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How a 15 Minute Jog Can Boost Your Brainpower, According to Science.

How a 15 Minute Jog Can Boost Your Brainpower, According to Science.
If you are stuck on a stressful, thorny problem with no answer in sight, you may want to go for a jog. A new study found that it can sharpen your mind, giving you the mental boost you need to find the right solution more quickly.

The power of jogging: Jogging is already proven to help us feel more energetic. If you are feeling lethargic and down, the simple act of putting one foot in front of another is a proven method to perk you back up. And those increased energy levels you get from movement can strengthen your mind as well as our body. In a new study for Acta Psychologica, Fabian Legrand and his colleagues tested the power that a brief jog can have on our cognition. They found that "a brief bout of moderate intensity exercise can improve the efficiency of certain cognitive processes through increased feelings of energy."

When they recruited 101 undergrad students, they had them complete a cognition test that had them drawing lines between numbers and letters quickly and accurately. To see if exercise could improve scores, they got one group to go for a 15 minute jog around campus and they got another group to do relaxation exercises for 15 minutes. Then they had them repeat a cognition test.

Result: those that went for a brief run were better at processing information more quickly. They had stronger mental speed and attentional control. The relaxation group had significantly less energy than the ones who had time to move around outside. When the afternoon doldrums hit you at your desk, you may be better off going outside for a quick refresher over taking some deep breaths.

The findings, add weight to recent suggestions that "increased feelings of energy may mediate the relationship between aerobic exercise and some aspects of cognitive functioning" the study concludes. If you want your mind firing on all cylinders at full speed, you may want to make time to stretch and move your legs. A brief break may be all the time you need to come back refreshed and ready to go back to work.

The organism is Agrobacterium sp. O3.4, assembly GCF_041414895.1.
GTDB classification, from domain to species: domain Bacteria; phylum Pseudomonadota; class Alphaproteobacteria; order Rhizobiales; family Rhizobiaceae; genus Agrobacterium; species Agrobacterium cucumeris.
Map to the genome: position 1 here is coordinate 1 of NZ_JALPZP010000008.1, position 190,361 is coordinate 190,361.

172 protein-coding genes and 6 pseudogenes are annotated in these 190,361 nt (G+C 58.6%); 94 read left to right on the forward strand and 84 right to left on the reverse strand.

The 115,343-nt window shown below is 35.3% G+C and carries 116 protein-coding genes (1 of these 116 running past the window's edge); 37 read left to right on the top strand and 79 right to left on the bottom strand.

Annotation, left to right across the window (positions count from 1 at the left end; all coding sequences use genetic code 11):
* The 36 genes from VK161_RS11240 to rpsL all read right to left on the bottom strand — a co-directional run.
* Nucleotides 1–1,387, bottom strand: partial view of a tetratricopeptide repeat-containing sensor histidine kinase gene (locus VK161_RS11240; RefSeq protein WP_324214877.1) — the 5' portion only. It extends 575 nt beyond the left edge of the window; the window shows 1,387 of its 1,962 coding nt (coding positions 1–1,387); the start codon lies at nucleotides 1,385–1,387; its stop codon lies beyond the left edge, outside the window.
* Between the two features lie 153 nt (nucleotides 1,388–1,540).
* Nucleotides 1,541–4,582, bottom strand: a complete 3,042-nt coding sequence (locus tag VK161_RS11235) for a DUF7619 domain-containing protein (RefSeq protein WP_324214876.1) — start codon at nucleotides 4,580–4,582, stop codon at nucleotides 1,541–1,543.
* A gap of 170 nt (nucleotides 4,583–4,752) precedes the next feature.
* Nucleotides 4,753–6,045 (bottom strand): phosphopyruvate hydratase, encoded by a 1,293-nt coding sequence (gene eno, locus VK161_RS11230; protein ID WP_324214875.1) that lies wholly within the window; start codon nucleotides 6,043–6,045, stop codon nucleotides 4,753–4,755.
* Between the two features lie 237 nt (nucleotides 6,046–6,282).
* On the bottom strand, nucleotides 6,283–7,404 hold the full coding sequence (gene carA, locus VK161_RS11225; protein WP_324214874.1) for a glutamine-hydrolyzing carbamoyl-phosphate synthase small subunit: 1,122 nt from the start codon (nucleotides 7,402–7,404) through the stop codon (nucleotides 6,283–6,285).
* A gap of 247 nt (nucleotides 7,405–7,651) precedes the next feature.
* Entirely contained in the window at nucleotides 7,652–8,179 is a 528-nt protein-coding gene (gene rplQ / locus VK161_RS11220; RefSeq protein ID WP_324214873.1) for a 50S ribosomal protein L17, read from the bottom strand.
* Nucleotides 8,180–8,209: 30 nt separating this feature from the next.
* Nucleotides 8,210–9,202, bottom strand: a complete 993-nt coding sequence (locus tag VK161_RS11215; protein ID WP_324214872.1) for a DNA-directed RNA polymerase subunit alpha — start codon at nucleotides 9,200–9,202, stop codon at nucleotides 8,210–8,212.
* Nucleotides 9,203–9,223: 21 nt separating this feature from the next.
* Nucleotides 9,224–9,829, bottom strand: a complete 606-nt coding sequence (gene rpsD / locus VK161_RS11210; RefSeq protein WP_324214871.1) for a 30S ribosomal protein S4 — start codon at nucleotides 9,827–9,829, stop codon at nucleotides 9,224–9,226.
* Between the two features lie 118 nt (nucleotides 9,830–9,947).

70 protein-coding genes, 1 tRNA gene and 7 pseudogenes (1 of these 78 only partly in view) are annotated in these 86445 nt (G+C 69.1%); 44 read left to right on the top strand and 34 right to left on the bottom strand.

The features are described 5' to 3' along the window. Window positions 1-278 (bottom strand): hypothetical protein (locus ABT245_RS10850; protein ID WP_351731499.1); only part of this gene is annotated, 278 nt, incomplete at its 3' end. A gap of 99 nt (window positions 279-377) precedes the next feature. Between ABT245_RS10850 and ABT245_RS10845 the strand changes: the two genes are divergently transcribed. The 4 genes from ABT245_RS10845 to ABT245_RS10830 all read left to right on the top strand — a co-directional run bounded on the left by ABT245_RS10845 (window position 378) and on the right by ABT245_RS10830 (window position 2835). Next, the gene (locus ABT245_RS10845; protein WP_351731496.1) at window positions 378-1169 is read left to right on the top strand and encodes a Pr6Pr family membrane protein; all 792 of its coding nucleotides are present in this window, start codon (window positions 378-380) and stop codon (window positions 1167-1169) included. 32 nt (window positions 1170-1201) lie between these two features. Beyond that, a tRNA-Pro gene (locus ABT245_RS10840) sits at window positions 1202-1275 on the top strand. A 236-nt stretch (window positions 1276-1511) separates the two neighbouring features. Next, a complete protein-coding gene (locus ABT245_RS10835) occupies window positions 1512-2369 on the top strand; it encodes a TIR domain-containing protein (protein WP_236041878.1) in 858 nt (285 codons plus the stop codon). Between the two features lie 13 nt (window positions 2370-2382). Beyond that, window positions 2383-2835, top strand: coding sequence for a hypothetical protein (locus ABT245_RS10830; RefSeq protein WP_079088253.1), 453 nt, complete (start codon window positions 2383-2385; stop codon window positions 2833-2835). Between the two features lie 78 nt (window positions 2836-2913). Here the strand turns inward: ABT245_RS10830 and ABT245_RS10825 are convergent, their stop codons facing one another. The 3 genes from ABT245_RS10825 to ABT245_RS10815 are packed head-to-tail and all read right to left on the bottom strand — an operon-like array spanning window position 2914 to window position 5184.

Acta Psychologica, Fabian Legrand and his colleagues study is described below...

Brief aerobic exercise immediately enhances visual attentional control and perceptual speed. Testing the mediating role of feelings of energy.

Highlights:
1. Acute exercise is thought to facilitate cognitive processes by replenishing energy levels.
2. Various cognitive performances were measured before and following 15 min of exercise vs. relaxation/concentration.
3. Pre-to post-intervention changes in feelings of energy were also assessed in each group.
4. Significantly differences were found for cognitive processing speed.
5. These differences were fully mediated by changes in feelings of energy.

While the effects of acute exercise on mood and cognitive functions have been separately documented over the last decade, recent findings have pointed to a possible connection between affective responses to exercise and cognitive performance. The main objective of this study was to test whether the effects of acute exercise on cognition were mediated by changes in feelings of energy. One-hundred-and-one undergraduate students were randomized into one of two experimental conditions: 15 minute of jogging at "moderate" intensity, or 15 min of relaxation - concentration (control condition).

Perceptual speed, visual attentional control, working memory, and cognitive flexibility were assessed pre and post-intervention in both groups via the Trail Making Test. Self-rated feelings of energy were also recorded pre and post-intervention. Only completion time for the TMT-A significantly improved from pre to post-intervention in participants who exercised compared with participants who practiced relaxation - concentration. No Group (X) Time interaction was found with regard to the other TMT variables. Finally, changes in feelings of energy were found to fully mediate the relationship between exercise and perceptual speed/visual attentional control.

Taken together, our data suggest that a brief bout of moderate intensity exercise can improve the efficiency of certain cognitive processes through increased feelings of energy, but further research is required to evaluate the duration of benefits and to determine whether these apply to other populations.

Article by Anastasios Schinas, Life and Executive Coach and Author.

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Acute aerobic exercise, Feelings of energy, Success Development, Anastasios Schinas, Fabian Legrand, Motivation

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